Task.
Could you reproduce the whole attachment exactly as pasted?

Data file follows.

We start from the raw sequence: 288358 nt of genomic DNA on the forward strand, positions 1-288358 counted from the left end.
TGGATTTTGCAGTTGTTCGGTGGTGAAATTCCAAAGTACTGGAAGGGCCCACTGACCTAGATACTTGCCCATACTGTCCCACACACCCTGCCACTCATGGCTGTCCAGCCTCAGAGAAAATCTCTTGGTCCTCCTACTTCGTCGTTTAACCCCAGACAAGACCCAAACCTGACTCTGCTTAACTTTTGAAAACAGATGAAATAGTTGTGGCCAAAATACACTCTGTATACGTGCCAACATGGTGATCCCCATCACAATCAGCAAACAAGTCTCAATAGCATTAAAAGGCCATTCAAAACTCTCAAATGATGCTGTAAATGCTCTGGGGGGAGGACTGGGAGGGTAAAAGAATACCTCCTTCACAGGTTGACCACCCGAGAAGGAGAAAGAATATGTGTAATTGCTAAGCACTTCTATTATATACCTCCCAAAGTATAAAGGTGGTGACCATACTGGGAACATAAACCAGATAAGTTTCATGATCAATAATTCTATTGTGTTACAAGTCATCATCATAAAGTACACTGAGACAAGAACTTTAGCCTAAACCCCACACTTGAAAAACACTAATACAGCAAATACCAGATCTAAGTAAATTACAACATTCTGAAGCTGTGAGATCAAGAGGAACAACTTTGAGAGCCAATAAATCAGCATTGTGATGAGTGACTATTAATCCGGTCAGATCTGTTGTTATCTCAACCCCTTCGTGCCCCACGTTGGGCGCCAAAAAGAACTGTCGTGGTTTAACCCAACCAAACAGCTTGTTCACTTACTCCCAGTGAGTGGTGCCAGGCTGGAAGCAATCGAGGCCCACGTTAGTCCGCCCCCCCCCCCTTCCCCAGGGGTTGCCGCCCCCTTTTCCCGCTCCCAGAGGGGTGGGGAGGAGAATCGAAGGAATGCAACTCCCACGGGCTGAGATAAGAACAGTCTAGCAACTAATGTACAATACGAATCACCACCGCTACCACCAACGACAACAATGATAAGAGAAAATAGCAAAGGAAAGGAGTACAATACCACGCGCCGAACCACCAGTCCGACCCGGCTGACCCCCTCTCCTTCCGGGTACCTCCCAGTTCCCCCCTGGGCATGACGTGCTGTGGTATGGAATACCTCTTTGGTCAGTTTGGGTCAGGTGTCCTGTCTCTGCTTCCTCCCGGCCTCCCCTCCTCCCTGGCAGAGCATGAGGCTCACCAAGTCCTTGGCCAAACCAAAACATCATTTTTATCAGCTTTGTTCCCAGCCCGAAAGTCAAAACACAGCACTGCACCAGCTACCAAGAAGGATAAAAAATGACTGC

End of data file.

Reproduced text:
We start from the raw sequence: 288358 nt of genomic DNA on the forward strand, positions 1-288358 counted from the left end.
TGGATTTTGCAGTTGTTCGGTGGTGAAATTCCAAAGTACTGGAAGGGCCCACTGACCTAGATACTTGCCCATACTGTCCCACACACCCTGCCACTCATGGCTGTCCAGCCTCAGAGAAAATCTCTTGGTCCTCCTACTTCGTCGTTTAACCCCAGACAAGACCCAAACCTGACTCTGCTTAACTTTTGAAAACAGATGAAATAGTTGTGGCCAAAATACACTCTGTATACGTGCCAACATGGTGATCCCCATCACAATCAGCAAACAAGTCTCAATAGCATTAAAAGGCCATTCAAAACTCTCAAATGATGCTGTAAATGCTCTGGGGGGAGGACTGGGAGGGTAAAAGAATACCTCCTTCACAGGTTGACCACCCGAGAAGGAGAAAGAATATGTGTAATTGCTAAGCACTTCTATTATATACCTCCCAAAGTATAAAGGTGGTGACCATACTGGGAACATAAACCAGATAAGTTTCATGATCAATAATTCTATTGTGTTACAAGTCATCATCATAAAGTACACTGAGACAAGAACTTTAGCCTAAACCCCACACTTGAAAAACACTAATACAGCAAATACCAGATCTAAGTAAATTACAACATTCTGAAGCTGTGAGATCAAGAGGAACAACTTTGAGAGCCAATAAATCAGCATTGTGATGAGTGACTATTAATCCGGTCAGATCTGTTGTTATCTCAACCCCTTCGTGCCCCACGTTGGGCGCCAAAAAGAACTGTCGTGGTTTAACCCAACCAAACAGCTTGTTCACTTACTCCCAGTGAGTGGTGCCAGGCTGGAAGCAATCGAGGCCCACGTTAGTCCGCCCCCCCCCCCTTCCCCAGGGGTTGCCGCCCCCTTTTCCCGCTCCCAGAGGGGTGGGGAGGAGAATCGAAGGAATGCAACTCCCACGGGCTGAGATAAGAACAGTCTAGCAACTAATGTACAATACGAATCACCACCGCTACCACCAACGACAACAATGATAAGAGAAAATAGCAAAGGAAAGGAGTACAATACCACGCGCCGAACCACCAGTCCGACCCGGCTGACCCCCTCTCCTTCCGGGTACCTCCCAGTTCCCCCCTGGGCATGACGTGCTGTGGTATGGAATACCTCTTTGGTCAGTTTGGGTCAGGTGTCCTGTCTCTGCTTCCTCCCGGCCTCCCCTCCTCCCTGGCAGAGCATGAGGCTCACCAAGTCCTTGGCCAAACCAAAACATCATTTTTATCAGCTTTGTTCCCAGCCCGAAAGTCAAAACACAGCACTGCACCAGCTACCAAGAAGGATAAAAAATGACTGC